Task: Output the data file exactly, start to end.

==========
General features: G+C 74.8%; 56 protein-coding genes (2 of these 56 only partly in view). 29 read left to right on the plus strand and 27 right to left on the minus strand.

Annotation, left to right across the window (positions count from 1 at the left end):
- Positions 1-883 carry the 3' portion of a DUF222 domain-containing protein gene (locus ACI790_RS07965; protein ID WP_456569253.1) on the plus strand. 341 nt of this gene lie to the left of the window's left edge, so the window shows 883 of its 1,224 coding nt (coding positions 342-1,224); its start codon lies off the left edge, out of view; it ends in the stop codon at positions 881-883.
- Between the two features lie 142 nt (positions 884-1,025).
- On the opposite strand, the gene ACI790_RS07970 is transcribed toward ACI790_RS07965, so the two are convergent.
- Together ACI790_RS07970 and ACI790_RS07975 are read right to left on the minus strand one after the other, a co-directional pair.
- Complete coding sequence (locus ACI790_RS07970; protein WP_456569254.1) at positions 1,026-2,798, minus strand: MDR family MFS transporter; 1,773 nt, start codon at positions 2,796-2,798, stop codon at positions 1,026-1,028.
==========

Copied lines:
General features: G+C 74.8%; 56 protein-coding genes (2 of these 56 only partly in view). 29 read left to right on the plus strand and 27 right to left on the minus strand.

Annotation, left to right across the window (positions count from 1 at the left end):
- Positions 1-883 carry the 3' portion of a DUF222 domain-containing protein gene (locus ACI790_RS07965; protein ID WP_456569253.1) on the plus strand. 341 nt of this gene lie to the left of the window's left edge, so the window shows 883 of its 1,224 coding nt (coding positions 342-1,224); its start codon lies off the left edge, out of view; it ends in the stop codon at positions 881-883.
- Between the two features lie 142 nt (positions 884-1,025).
- On the opposite strand, the gene ACI790_RS07970 is transcribed toward ACI790_RS07965, so the two are convergent.
- Together ACI790_RS07970 and ACI790_RS07975 are read right to left on the minus strand one after the other, a co-directional pair.
- Complete coding sequence (locus ACI790_RS07970; protein WP_456569254.1) at positions 1,026-2,798, minus strand: MDR family MFS transporter; 1,773 nt, start codon at positions 2,796-2,798, stop codon at positions 1,026-1,028.